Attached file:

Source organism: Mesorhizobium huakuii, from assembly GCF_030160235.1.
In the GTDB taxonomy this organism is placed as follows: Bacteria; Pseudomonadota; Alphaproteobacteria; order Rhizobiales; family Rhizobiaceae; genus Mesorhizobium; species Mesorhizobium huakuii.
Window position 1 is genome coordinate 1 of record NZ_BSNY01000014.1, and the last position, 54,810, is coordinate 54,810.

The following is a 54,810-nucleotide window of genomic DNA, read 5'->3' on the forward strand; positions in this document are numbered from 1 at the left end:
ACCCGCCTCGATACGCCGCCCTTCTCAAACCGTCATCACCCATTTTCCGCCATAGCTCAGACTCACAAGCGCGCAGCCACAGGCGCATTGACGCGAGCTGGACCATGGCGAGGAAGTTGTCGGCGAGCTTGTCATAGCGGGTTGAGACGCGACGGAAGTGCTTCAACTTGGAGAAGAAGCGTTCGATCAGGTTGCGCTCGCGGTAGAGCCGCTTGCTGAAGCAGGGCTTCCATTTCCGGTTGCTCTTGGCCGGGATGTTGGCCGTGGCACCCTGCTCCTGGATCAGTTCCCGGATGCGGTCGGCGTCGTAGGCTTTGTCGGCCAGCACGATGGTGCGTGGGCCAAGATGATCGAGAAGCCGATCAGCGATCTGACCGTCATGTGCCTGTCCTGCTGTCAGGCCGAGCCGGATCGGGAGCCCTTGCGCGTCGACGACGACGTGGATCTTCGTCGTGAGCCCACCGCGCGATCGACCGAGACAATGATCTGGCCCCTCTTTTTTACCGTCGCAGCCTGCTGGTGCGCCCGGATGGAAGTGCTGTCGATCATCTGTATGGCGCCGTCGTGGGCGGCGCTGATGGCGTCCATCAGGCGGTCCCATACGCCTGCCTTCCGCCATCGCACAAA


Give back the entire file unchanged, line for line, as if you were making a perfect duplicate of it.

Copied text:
Source organism: Mesorhizobium huakuii, from assembly GCF_030160235.1.
In the GTDB taxonomy this organism is placed as follows: Bacteria; Pseudomonadota; Alphaproteobacteria; order Rhizobiales; family Rhizobiaceae; genus Mesorhizobium; species Mesorhizobium huakuii.
Window position 1 is genome coordinate 1 of record NZ_BSNY01000014.1, and the last position, 54,810, is coordinate 54,810.

The following is a 54,810-nucleotide window of genomic DNA, read 5'->3' on the forward strand; positions in this document are numbered from 1 at the left end:
ACCCGCCTCGATACGCCGCCCTTCTCAAACCGTCATCACCCATTTTCCGCCATAGCTCAGACTCACAAGCGCGCAGCCACAGGCGCATTGACGCGAGCTGGACCATGGCGAGGAAGTTGTCGGCGAGCTTGTCATAGCGGGTTGAGACGCGACGGAAGTGCTTCAACTTGGAGAAGAAGCGTTCGATCAGGTTGCGCTCGCGGTAGAGCCGCTTGCTGAAGCAGGGCTTCCATTTCCGGTTGCTCTTGGCCGGGATGTTGGCCGTGGCACCCTGCTCCTGGATCAGTTCCCGGATGCGGTCGGCGTCGTAGGCTTTGTCGGCCAGCACGATGGTGCGTGGGCCAAGATGATCGAGAAGCCGATCAGCGATCTGACCGTCATGTGCCTGTCCTGCTGTCAGGCCGAGCCGGATCGGGAGCCCTTGCGCGTCGACGACGACGTGGATCTTCGTCGTGAGCCCACCGCGCGATCGACCGAGACAATGATCTGGCCCCTCTTTTTTACCGTCGCAGCCTGCTGGTGCGCCCGGATGGAAGTGCTGTCGATCATCTGTATGGCGCCGTCGTGGGCGGCGCTGATGGCGTCCATCAGGCGGTCCCATACGCCTGCCTTCCGCCATCGCACAAA